So respect senior managers, but then also watch them closely to find signs of weakness. Some aging managers start to turn soft and may even feel guilty as they look back on a long, illustrious career of stomping on others. You can use their softness against them to squash them like an overripe banana and take their place.

Habit #5 — Take Credit for All Good Ideas.

Make it clear to everyone in your department that they are expected to produce new ideas for improving the company, and that any new ideas must be sent to you personally — not to the whole team, and certainly not to people from other departments, especially managers.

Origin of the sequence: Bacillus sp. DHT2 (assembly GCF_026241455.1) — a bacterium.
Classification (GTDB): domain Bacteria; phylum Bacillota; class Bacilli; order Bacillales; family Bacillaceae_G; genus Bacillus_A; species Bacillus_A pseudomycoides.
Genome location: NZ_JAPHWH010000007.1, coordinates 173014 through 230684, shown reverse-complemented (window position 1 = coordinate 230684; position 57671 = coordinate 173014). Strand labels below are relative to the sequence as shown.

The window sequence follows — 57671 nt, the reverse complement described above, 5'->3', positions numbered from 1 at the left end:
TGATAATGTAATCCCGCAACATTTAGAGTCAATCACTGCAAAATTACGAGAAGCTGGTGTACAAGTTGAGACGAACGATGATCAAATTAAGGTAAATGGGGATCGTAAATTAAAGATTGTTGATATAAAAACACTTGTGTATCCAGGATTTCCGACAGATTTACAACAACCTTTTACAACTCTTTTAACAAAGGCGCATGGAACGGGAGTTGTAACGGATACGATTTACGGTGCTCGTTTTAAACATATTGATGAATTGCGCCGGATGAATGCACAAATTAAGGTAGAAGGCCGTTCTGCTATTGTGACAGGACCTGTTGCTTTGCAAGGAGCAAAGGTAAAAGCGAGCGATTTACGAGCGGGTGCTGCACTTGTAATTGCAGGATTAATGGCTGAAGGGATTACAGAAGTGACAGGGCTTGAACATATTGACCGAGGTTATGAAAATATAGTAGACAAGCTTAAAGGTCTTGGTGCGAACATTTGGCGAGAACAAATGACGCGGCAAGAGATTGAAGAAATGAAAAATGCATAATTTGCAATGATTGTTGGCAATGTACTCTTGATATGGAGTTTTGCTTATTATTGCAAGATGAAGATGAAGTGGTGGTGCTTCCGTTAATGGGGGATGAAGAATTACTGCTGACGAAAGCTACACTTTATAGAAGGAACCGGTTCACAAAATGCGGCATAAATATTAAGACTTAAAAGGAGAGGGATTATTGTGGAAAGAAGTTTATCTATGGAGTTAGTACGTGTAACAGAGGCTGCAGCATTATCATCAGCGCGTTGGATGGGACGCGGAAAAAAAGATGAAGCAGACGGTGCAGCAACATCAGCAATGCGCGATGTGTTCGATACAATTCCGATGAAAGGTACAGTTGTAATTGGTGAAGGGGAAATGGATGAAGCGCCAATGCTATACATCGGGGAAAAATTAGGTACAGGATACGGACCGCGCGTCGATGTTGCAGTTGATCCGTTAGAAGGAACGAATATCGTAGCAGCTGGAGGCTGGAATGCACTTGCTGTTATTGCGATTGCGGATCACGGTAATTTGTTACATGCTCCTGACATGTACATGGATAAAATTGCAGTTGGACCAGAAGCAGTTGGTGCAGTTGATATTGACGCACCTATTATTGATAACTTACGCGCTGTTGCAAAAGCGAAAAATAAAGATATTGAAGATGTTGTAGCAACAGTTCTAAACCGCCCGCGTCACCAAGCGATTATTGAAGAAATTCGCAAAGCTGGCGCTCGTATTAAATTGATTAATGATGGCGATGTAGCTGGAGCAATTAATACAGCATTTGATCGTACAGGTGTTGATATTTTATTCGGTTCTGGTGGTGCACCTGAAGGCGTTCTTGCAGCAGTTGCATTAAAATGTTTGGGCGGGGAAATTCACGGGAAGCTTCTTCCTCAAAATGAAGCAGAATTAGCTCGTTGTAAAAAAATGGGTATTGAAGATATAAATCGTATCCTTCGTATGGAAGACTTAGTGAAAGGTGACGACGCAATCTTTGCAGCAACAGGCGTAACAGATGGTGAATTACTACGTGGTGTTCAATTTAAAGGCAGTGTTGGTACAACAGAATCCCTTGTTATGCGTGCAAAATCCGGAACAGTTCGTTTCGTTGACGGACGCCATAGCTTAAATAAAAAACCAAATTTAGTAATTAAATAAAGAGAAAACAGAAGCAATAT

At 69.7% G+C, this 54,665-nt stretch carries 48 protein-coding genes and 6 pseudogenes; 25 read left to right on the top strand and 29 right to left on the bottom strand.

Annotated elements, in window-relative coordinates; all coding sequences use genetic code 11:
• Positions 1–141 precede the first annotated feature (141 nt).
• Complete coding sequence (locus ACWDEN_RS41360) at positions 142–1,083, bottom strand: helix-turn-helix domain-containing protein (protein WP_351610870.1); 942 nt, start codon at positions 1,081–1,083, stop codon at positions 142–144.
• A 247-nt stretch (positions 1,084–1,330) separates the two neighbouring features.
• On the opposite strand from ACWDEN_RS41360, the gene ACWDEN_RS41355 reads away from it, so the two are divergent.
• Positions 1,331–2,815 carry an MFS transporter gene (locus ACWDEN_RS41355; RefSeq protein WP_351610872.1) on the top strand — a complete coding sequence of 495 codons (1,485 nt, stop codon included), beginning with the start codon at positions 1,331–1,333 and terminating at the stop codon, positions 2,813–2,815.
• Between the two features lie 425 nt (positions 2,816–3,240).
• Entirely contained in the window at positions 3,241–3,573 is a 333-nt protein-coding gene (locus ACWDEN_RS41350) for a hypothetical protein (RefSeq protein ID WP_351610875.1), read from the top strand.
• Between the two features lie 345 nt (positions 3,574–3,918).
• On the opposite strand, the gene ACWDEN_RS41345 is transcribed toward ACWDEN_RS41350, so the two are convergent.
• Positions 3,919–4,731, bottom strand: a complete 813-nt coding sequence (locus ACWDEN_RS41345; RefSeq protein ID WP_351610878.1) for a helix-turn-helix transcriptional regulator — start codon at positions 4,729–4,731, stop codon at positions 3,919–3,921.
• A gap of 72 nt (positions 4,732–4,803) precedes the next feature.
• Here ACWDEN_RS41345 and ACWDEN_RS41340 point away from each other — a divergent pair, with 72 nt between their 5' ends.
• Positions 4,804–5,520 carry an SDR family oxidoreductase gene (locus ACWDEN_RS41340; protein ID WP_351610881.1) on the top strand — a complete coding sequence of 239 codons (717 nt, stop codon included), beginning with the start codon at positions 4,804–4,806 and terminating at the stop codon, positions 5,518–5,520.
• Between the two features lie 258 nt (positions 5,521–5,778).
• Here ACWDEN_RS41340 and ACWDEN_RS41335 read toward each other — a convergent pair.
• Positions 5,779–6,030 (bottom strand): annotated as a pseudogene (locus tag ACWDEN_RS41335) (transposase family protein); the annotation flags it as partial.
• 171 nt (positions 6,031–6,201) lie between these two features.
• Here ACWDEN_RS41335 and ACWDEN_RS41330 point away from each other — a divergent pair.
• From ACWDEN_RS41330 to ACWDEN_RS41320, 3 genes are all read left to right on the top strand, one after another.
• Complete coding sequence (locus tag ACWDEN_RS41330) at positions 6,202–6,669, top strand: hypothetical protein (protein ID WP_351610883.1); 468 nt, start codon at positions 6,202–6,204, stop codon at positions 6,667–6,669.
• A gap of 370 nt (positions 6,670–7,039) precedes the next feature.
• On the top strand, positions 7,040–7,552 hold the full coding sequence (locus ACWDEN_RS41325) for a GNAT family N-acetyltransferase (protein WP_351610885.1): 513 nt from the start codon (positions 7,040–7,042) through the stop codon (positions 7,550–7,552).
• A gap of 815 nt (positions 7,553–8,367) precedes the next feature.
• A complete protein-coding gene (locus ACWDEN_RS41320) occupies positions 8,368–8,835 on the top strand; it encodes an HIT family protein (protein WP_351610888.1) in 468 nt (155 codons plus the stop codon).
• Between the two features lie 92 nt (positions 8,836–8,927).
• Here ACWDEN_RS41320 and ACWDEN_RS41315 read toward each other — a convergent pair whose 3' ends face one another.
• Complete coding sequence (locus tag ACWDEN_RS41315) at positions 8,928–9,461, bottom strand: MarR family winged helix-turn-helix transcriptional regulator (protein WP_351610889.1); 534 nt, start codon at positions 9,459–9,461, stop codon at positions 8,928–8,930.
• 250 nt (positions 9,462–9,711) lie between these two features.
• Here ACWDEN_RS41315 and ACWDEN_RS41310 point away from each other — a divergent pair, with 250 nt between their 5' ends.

It’s important that none of your subordinates are seen to be creating good ideas; all good ideas come from you!

If the relatively dim-witted people in your department do have some good ideas, be sure to extract only the indispensable essence from it, before putting your own personal stamp on it.

Of course, you should informally get the preliminary approval of key decision-makers before writing up the idea and proposing it. Then propose the idea to management as your own.

However, when your idea has been praised by senior management, then you utter a few, transparently insincere words about “team effort.”

If the originator of the idea starts complaining that it was his/her idea, then follow the procedure outlined below to fire him/her.

Habit #6 — Be the Smartest Person in the Room (by Excluding Others)